Textile artist and designer Ealish Wilson creates bespoke sculptural textiles that showcases materiality and craft. Her architectural and whimsical constructions are inspired by travel, fashion, photography, and traditional sewing techniques. Each piece contrasts the old with the new, building layers of constructed and deconstructed elements.
The art of making is at the heart of every step of the work. Making is not just an end point, but the very first step in the creation of each piece. Early samples, images, and textures are worked and reworked throughout the process. Investigating and creating new patterns through fabric manipulation is key to her work. Materials are often converted to digital form, manipulated, then returned to textile to be meticulously finished by hand.
Drawing on aesthetic traditions from Japan and the arts and crafts movement, Ealish’s personal touch is evident in all she produces. Whether the piece features many hours of smocking work or patterns carefully manipulated to trick the eye and create depth, the result of this meditative process is a work of timeless beauty.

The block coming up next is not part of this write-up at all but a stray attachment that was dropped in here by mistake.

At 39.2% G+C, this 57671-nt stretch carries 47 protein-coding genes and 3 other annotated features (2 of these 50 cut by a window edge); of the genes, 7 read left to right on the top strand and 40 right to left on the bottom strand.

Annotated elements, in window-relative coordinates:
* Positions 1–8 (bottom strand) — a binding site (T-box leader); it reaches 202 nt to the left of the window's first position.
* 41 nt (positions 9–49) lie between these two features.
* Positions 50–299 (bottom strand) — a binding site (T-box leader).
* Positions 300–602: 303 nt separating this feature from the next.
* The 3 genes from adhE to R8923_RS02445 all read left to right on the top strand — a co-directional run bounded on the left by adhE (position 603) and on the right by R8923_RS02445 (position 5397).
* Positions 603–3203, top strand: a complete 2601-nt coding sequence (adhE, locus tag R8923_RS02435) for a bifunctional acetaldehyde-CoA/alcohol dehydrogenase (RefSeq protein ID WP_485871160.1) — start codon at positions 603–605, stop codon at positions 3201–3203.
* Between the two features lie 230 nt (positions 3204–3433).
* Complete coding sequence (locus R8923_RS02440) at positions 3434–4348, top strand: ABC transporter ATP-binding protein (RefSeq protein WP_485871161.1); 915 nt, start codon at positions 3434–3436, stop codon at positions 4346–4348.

I had been using mizuhiki strings – Japanese washi paper ties). After moving to California I became aware of the zip tie after visiting an electronics store. I thought these would be a great alternative to the mizuhiki string – the California version! I started to experiment with them in my work to tie my pleating and smocking. The texture they create when used on mass is wonderful. Dying them adds a whole new dimension and creates a level of intrigue for people, at first they have no idea what they are viewing. I like the idea of taking a mundane item and turning it into something unexpected.